Reuters reports: Syrian rebels said on Wednesday they had begun arming sympathetic Palestinians to fight a pro-Assad faction in a Palestinian enclave in Damascus – a move which could fuel spiraling intra-Palestinian violence.
Two rebel commanders told Reuters they expected their Palestinian allies to fight the Popular Front for the Liberation of Palestine General Command (PFLP-GC) which dominates the Yarmouk enclave – a one-time refugee camp turned sprawl of apartment blocks which is run by the Palestinians themselves.
“We’ve been arming Palestinians who are willing to fight…We have formed the Liwa al-Asifah (the Storm Brigade)which is made up of Palestinian fighters only,” a rebel commander from the Suqour al-Golan (Golan Falcons) brigade said.
“Its task is to be in charge of the Yarmouk camp. We all support it and back it,” he told Reuters.
Earlier, AFP reported: Fierce clashes broke out before dawn Tuesday in a major Palestinian refugee camp south of Syria’s capital, pitting rebels against troops backed by pro-regime Palestinian fighters, activists and a watchdog said.
The fresh violence came after the feast of Eid al-Adha came to a close on Monday, with 560 people, including 235 civilians, reported killed during a failed ceasefire attempt over the four-day Muslim holiday.
“Clashes broke out overnight in al-Hajar al-Aswad district between rebels and the army, spreading into the adjacent Yarmuk Palestinian camp. The Popular Front for the Liberation of Palestine-General Command joined on the side of the army,” the director of the Syrian Observatory for Human Rights watchdog, Rami Abdul Rahman, told AFP.
Meanwhile, Reuters reports: After a week of clashes between anti-government rebels and Kurdish militants in Syria’s Aleppo province, the two sides are observing a tenuous truce.
It is a war within a war which neither side wants.
“We want to fight the regime and instead we are fighting a new front that we don’t need or have time for,” said a fighter of the rebel Free Syria Army, warming himself over a fire on a on a mountain overlooking olive groves and stone villages.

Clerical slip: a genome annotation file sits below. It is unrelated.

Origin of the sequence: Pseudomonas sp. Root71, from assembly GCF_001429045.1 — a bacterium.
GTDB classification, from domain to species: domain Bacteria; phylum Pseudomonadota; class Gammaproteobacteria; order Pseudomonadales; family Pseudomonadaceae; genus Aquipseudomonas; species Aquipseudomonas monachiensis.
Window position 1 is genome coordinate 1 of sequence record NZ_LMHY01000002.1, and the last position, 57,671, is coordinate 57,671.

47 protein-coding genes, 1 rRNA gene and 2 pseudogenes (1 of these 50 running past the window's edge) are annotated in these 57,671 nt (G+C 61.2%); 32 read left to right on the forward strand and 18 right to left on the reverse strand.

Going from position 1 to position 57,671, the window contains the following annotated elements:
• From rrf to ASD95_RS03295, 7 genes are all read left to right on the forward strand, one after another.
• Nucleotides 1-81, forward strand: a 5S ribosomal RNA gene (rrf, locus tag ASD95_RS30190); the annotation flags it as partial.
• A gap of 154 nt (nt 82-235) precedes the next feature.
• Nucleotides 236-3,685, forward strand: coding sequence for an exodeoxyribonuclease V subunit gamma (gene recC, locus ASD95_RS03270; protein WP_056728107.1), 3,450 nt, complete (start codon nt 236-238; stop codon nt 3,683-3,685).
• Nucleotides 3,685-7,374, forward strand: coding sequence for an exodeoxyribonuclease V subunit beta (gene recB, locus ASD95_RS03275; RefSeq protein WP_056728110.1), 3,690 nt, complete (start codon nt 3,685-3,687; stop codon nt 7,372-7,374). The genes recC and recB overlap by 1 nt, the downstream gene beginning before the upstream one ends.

“We should be in Aleppo fighting, instead we are camping.”
The situation exemplifies the tangle of alliances, loyalties and rivalries – local and international – complicating the uprising against Syrian President Bashar al-Assad.
The FSA counts on the backing of Turkey, which gives it sanctuary over its border and is in the forefront of the diplomatic campaign against Assad.
The Syrian Kurdish militants are allied to the PKK (Kurdistan Workers Party), which is locked in a long struggle against the Turkish army to carve out an autonomous Kurdish region in southeast Turkey.
The Syrian Kurds have maintained their own unaligned militias and administer Kurdish areas in Aleppo province – scene of heavy fighting in the civil war. They are believed to be cutting deals with both the government and the opposition in order to maintain their autonomy.
The side conflict risks weakening the mostly-Arab rebels fighting Assad’s better-armed forces.
Dozens of rebels and Kurdish fighters of the separatist Democratic Union Party (PYD) were killed in the past week in clashes that began in Aleppo city and have now spread to the countryside, just a few kilometers away from Turkey.
On the mountain dividing rebel-held areas from Kurdish towns to the northwest of Aleppo city, heavy clashes raged for days.
“We are not against all Kurdish groups, but these PKK-linked groups are helping the regime by attacking us, we had no choice but to act,” says Mohammed Hamadeh, head of a rebel unit on the mountain.
The Associated Press reports: China on Thursday called for a phased-in cease-fire and negotiations on a gradual political transition to end the ongoing bloodshed in Syria.
A four-point proposal issued by the Foreign Ministry stopped short of calling for the ouster of President Bashar Assad and omitted mention of any measures to compel compliance. Alongside Russia, China has steadfastly blocked any outside intervention that could force Assad from power, much to the consternation of the U.S. and other countries seeking a swift end to the 19-month-old conflict, which has killed more than 35,000 people.
The proposal called on the international community to support the work of the U.N.-Arab League envoy to Syria, Lakhdar Brahimi, and other mediation efforts. Assistance should be provided to refugees, but humanitarian work should not be politicized or militarized, it said.
The ministry’s proposal was an elaboration of remarks made Wednesday by Foreign Minister Yang Jiechi to Brahimi during a meeting in Beijing, and echoed China’s position since the start of the conflict, ministry spokesman Hong Lei told reporters at a regularly scheduled news conference.